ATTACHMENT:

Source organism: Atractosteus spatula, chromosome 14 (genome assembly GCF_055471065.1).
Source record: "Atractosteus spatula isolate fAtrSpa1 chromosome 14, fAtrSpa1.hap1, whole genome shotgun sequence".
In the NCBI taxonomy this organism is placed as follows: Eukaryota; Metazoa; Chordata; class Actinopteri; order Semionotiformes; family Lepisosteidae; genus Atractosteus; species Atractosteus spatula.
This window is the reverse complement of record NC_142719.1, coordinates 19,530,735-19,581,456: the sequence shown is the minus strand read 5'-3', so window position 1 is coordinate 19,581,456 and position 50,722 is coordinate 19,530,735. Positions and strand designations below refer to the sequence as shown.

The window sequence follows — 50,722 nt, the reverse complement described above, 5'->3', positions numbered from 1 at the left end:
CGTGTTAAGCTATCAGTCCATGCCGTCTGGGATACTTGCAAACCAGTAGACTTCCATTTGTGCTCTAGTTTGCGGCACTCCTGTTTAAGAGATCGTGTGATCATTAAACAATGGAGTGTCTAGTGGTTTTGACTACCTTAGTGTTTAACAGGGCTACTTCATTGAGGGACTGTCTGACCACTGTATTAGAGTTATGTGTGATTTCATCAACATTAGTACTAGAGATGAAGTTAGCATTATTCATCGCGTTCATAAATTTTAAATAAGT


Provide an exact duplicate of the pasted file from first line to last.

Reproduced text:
Source organism: Atractosteus spatula, chromosome 14 (genome assembly GCF_055471065.1).
Source record: "Atractosteus spatula isolate fAtrSpa1 chromosome 14, fAtrSpa1.hap1, whole genome shotgun sequence".
In the NCBI taxonomy this organism is placed as follows: Eukaryota; Metazoa; Chordata; class Actinopteri; order Semionotiformes; family Lepisosteidae; genus Atractosteus; species Atractosteus spatula.
This window is the reverse complement of record NC_142719.1, coordinates 19,530,735-19,581,456: the sequence shown is the minus strand read 5'-3', so window position 1 is coordinate 19,581,456 and position 50,722 is coordinate 19,530,735. Positions and strand designations below refer to the sequence as shown.

The window sequence follows — 50,722 nt, the reverse complement described above, 5'->3', positions numbered from 1 at the left end:
CGTGTTAAGCTATCAGTCCATGCCGTCTGGGATACTTGCAAACCAGTAGACTTCCATTTGTGCTCTAGTTTGCGGCACTCCTGTTTAAGAGATCGTGTGATCATTAAACAATGGAGTGTCTAGTGGTTTTGACTACCTTAGTGTTTAACAGGGCTACTTCATTGAGGGACTGTCTGACCACTGTATTAGAGTTATGTGTGATTTCATCAACATTAGTACTAGAGATGAAGTTAGCATTATTCATCGCGTTCATAAATTTTAAATAAGT